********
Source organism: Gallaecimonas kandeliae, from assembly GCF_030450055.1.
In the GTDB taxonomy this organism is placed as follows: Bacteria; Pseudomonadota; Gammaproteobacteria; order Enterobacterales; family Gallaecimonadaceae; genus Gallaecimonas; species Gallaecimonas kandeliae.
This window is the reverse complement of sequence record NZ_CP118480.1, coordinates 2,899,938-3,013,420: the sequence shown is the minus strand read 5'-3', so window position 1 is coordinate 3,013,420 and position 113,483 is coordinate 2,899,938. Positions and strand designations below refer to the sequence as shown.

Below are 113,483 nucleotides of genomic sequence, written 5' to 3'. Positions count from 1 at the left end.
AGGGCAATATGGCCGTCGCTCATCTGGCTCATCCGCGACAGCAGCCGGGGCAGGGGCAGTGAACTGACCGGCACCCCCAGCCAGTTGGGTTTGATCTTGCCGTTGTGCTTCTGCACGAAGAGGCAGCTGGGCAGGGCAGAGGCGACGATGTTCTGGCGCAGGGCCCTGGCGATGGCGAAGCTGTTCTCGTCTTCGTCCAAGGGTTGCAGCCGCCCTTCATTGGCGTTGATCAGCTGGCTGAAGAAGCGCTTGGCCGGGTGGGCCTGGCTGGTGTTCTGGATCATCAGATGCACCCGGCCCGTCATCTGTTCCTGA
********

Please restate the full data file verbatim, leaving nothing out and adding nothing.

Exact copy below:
Source organism: Gallaecimonas kandeliae, from assembly GCF_030450055.1.
In the GTDB taxonomy this organism is placed as follows: Bacteria; Pseudomonadota; Gammaproteobacteria; order Enterobacterales; family Gallaecimonadaceae; genus Gallaecimonas; species Gallaecimonas kandeliae.
This window is the reverse complement of sequence record NZ_CP118480.1, coordinates 2,899,938-3,013,420: the sequence shown is the minus strand read 5'-3', so window position 1 is coordinate 3,013,420 and position 113,483 is coordinate 2,899,938. Positions and strand designations below refer to the sequence as shown.

Below are 113,483 nucleotides of genomic sequence, written 5' to 3'. Positions count from 1 at the left end.
AGGGCAATATGGCCGTCGCTCATCTGGCTCATCCGCGACAGCAGCCGGGGCAGGGGCAGTGAACTGACCGGCACCCCCAGCCAGTTGGGTTTGATCTTGCCGTTGTGCTTCTGCACGAAGAGGCAGCTGGGCAGGGCAGAGGCGACGATGTTCTGGCGCAGGGCCCTGGCGATGGCGAAGCTGTTCTCGTCTTCGTCCAAGGGTTGCAGCCGCCCTTCATTGGCGTTGATCAGCTGGCTGAAGAAGCGCTTGGCCGGGTGGGCCTGGCTGGTGTTCTGGATCATCAGATGCACCCGGCCCGTCATCTGTTCCTGA